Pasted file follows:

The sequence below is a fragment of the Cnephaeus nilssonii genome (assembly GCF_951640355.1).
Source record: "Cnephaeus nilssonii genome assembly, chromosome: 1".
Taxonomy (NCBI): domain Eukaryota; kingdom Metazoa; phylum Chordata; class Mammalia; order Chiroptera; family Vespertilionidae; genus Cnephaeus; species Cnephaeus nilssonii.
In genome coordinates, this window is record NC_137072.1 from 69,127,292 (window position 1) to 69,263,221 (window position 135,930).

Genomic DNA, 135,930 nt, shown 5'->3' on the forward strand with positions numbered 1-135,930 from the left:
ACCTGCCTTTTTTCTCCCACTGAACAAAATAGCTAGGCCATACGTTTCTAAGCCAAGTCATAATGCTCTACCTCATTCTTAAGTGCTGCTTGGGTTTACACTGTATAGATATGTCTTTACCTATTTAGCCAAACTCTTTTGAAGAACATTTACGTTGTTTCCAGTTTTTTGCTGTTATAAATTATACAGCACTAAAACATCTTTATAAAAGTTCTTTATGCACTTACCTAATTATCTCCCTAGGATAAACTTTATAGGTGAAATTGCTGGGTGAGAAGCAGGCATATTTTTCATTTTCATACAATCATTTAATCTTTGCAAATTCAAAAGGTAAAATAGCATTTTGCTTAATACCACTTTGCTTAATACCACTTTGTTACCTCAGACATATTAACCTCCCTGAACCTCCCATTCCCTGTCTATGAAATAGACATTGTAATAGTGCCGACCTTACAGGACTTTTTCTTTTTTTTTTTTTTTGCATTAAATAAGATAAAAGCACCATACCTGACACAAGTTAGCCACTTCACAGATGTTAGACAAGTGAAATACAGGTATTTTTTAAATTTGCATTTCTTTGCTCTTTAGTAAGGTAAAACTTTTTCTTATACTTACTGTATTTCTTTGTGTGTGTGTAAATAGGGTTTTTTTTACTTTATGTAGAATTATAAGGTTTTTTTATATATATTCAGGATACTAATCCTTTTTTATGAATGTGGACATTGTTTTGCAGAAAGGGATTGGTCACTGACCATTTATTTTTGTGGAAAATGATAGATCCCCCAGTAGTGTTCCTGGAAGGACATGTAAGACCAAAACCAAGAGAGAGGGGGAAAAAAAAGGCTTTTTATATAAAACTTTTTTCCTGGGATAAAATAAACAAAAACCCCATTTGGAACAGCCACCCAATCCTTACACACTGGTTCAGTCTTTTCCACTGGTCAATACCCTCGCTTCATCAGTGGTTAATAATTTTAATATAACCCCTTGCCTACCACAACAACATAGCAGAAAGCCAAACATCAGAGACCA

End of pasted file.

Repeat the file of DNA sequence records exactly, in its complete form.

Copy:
The sequence below is a fragment of the Cnephaeus nilssonii genome (assembly GCF_951640355.1).
Source record: "Cnephaeus nilssonii genome assembly, chromosome: 1".
Taxonomy (NCBI): domain Eukaryota; kingdom Metazoa; phylum Chordata; class Mammalia; order Chiroptera; family Vespertilionidae; genus Cnephaeus; species Cnephaeus nilssonii.
In genome coordinates, this window is record NC_137072.1 from 69,127,292 (window position 1) to 69,263,221 (window position 135,930).

Genomic DNA, 135,930 nt, shown 5'->3' on the forward strand with positions numbered 1-135,930 from the left:
ACCTGCCTTTTTTCTCCCACTGAACAAAATAGCTAGGCCATACGTTTCTAAGCCAAGTCATAATGCTCTACCTCATTCTTAAGTGCTGCTTGGGTTTACACTGTATAGATATGTCTTTACCTATTTAGCCAAACTCTTTTGAAGAACATTTACGTTGTTTCCAGTTTTTTGCTGTTATAAATTATACAGCACTAAAACATCTTTATAAAAGTTCTTTATGCACTTACCTAATTATCTCCCTAGGATAAACTTTATAGGTGAAATTGCTGGGTGAGAAGCAGGCATATTTTTCATTTTCATACAATCATTTAATCTTTGCAAATTCAAAAGGTAAAATAGCATTTTGCTTAATACCACTTTGCTTAATACCACTTTGTTACCTCAGACATATTAACCTCCCTGAACCTCCCATTCCCTGTCTATGAAATAGACATTGTAATAGTGCCGACCTTACAGGACTTTTTCTTTTTTTTTTTTTTTGCATTAAATAAGATAAAAGCACCATACCTGACACAAGTTAGCCACTTCACAGATGTTAGACAAGTGAAATACAGGTATTTTTTAAATTTGCATTTCTTTGCTCTTTAGTAAGGTAAAACTTTTTCTTATACTTACTGTATTTCTTTGTGTGTGTGTAAATAGGGTTTTTTTTACTTTATGTAGAATTATAAGGTTTTTTTATATATATTCAGGATACTAATCCTTTTTTATGAATGTGGACATTGTTTTGCAGAAAGGGATTGGTCACTGACCATTTATTTTTGTGGAAAATGATAGATCCCCCAGTAGTGTTCCTGGAAGGACATGTAAGACCAAAACCAAGAGAGAGGGGGAAAAAAAAGGCTTTTTATATAAAACTTTTTTCCTGGGATAAAATAAACAAAAACCCCATTTGGAACAGCCACCCAATCCTTACACACTGGTTCAGTCTTTTCCACTGGTCAATACCCTCGCTTCATCAGTGGTTAATAATTTTAATATAACCCCTTGCCTACCACAACAACATAGCAGAAAGCCAAACATCAGAGACCA